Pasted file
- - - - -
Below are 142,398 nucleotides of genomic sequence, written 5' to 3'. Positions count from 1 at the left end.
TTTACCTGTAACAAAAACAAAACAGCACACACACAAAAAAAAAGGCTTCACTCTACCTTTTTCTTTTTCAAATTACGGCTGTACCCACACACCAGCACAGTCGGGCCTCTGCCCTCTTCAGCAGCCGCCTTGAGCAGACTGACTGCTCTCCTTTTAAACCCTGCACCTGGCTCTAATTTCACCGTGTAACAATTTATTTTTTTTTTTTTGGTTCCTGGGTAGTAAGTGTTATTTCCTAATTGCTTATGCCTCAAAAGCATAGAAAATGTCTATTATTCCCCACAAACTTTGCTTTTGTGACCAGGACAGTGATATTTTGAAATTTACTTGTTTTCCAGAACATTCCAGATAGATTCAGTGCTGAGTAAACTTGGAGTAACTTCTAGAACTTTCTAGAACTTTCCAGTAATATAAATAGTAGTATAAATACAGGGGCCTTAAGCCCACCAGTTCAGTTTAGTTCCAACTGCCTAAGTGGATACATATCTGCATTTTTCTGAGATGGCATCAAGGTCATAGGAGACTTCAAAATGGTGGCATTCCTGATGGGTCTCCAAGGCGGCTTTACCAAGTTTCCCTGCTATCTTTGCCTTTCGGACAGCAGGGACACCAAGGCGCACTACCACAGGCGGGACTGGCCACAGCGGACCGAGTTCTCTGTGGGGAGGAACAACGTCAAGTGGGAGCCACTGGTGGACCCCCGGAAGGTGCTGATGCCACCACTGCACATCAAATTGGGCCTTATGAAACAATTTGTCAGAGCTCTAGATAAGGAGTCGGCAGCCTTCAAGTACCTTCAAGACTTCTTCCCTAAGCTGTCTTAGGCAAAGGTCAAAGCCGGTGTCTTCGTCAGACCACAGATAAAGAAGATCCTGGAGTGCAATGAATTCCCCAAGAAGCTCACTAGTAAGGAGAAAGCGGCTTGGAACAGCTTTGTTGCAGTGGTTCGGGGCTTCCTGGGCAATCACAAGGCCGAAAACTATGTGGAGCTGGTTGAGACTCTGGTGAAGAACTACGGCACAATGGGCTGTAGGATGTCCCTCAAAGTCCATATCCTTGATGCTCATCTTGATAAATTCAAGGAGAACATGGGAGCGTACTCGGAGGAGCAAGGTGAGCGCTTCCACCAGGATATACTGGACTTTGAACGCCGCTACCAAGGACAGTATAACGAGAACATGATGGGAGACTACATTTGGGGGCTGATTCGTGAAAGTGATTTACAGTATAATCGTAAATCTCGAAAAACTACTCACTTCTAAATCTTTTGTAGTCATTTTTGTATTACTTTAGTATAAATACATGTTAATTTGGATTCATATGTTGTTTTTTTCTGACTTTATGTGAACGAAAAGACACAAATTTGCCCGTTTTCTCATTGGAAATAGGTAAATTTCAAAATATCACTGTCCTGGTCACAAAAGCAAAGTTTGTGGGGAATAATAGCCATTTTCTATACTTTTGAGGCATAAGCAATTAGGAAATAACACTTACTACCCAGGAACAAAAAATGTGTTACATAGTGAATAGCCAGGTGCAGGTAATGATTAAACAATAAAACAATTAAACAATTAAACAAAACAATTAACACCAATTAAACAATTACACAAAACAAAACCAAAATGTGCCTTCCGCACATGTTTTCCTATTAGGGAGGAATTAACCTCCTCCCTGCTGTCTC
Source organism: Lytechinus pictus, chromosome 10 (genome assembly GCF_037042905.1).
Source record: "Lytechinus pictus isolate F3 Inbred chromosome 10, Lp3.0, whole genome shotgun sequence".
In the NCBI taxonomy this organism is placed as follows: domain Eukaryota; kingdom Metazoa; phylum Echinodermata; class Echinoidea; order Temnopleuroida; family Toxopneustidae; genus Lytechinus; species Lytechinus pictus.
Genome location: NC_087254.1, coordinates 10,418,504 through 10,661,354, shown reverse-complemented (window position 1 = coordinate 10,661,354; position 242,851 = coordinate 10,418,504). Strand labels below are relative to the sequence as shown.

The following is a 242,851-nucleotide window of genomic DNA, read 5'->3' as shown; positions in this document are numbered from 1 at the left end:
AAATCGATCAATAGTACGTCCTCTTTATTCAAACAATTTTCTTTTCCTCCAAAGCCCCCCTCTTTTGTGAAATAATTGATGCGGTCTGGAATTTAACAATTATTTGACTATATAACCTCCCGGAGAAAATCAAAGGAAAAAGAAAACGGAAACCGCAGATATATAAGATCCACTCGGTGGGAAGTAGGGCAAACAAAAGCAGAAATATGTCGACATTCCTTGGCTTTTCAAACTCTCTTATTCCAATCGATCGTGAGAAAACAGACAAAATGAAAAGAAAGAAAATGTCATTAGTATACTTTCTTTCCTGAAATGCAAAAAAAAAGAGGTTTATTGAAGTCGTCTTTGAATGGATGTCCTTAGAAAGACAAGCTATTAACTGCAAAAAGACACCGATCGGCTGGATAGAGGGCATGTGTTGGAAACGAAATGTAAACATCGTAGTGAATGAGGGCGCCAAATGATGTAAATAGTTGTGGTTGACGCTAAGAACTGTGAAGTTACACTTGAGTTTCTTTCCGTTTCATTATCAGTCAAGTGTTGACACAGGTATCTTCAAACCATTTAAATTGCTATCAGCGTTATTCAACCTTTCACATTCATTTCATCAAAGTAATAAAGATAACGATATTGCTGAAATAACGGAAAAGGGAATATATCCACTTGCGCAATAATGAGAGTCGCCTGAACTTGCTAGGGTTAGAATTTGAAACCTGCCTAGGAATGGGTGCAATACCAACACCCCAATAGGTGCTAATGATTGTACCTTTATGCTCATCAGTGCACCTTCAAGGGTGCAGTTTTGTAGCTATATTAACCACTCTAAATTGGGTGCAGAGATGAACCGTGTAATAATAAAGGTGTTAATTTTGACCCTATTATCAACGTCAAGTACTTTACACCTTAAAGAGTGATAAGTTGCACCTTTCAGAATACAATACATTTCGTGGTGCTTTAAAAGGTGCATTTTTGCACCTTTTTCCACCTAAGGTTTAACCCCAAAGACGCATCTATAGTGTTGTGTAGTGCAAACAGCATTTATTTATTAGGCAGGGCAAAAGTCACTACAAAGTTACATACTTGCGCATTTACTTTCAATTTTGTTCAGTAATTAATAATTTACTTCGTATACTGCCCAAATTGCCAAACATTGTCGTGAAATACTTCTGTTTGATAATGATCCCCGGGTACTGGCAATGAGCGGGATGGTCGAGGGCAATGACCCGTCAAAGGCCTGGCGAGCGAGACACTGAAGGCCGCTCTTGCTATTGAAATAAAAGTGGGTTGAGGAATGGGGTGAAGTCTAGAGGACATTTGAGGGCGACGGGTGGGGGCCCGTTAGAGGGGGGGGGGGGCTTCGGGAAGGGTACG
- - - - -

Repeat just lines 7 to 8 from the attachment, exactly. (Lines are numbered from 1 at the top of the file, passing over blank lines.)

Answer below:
The following is a 242,851-nucleotide window of genomic DNA, read 5'->3' as shown; positions in this document are numbered from 1 at the left end:
AAATCGATCAATAGTACGTCCTCTTTATTCAAACAATTTTCTTTTCCTCCAAAGCCCCCCTCTTTTGTGAAATAATTGATGCGGTCTGGAATTTAACAATTATTTGACTATATAACCTCCCGGAGAAAATCAAAGGAAAAAGAAAACGGAAACCGCAGATATATAAGATCCACTCGGTGGGAAGTAGGGCAAACAAAAGCAGAAATATGTCGACATTCCTTGGCTTTTCAAACTCTCTTATTCCAATCGATCGTGAGAAAACAGACAAAATGAAAAGAAAGAAAATGTCATTAGTATACTTTCTTTCCTGAAATGCAAAAAAAAAGAGGTTTATTGAAGTCGTCTTTGAATGGATGTCCTTAGAAAGACAAGCTATTAACTGCAAAAAGACACCGATCGGCTGGATAGAGGGCATGTGTTGGAAACGAAATGTAAACATCGTAGTGAATGAGGGCGCCAAATGATGTAAATAGTTGTGGTTGACGCTAAGAACTGTGAAGTTACACTTGAGTTTCTTTCCGTTTCATTATCAGTCAAGTGTTGACACAGGTATCTTCAAACCATTTAAATTGCTATCAGCGTTATTCAACCTTTCACATTCATTTCATCAAAGTAATAAAGATAACGATATTGCTGAAATAACGGAAAAGGGAATATATCCACTTGCGCAATAATGAGAGTCGCCTGAACTTGCTAGGGTTAGAATTTGAAACCTGCCTAGGAATGGGTGCAATACCAACACCCCAATAGGTGCTAATGATTGTACCTTTATGCTCATCAGTGCACCTTCAAGGGTGCAGTTTTGTAGCTATATTAACCACTCTAAATTGGGTGCAGAGATGAACCGTGTAATAATAAAGGTGTTAATTTTGACCCTATTATCAACGTCAAGTACTTTACACCTTAAAGAGTGATAAGTTGCACCTTTCAGAATACAATACATTTCGTGGTGCTTTAAAAGGTGCATTTTTGCACCTTTTTCCACCTAAGGTTTAACCCCAAAGACGCATCTATAGTGTTGTGTAGTGCAAACAGCATTTATTTATTAGGCAGGGCAAAAGTCACTACAAAGTTACATACTTGCGCATTTACTTTCAATTTTGTTCAGTAATTAATAATTTACTTCGTATACTGCCCAAATTGCCAAACATTGTCGTGAAATACTTCTGTTTGATAATGATCCCCGGGTACTGGCAATGAGCGGGATGGTCGAGGGCAATGACCCGTCAAAGGCCTGGCGAGCGAGACACTGAAGGCCGCTCTTGCTATTGAAATAAAAGTGGGTTGAGGAATGGGGTGAAGTCTAGAGGACATTTGAGGGCGACGGGTGGGGGCCCGTTAGAGGGGGGGGGGGGCTTCGGGAAGGGTACG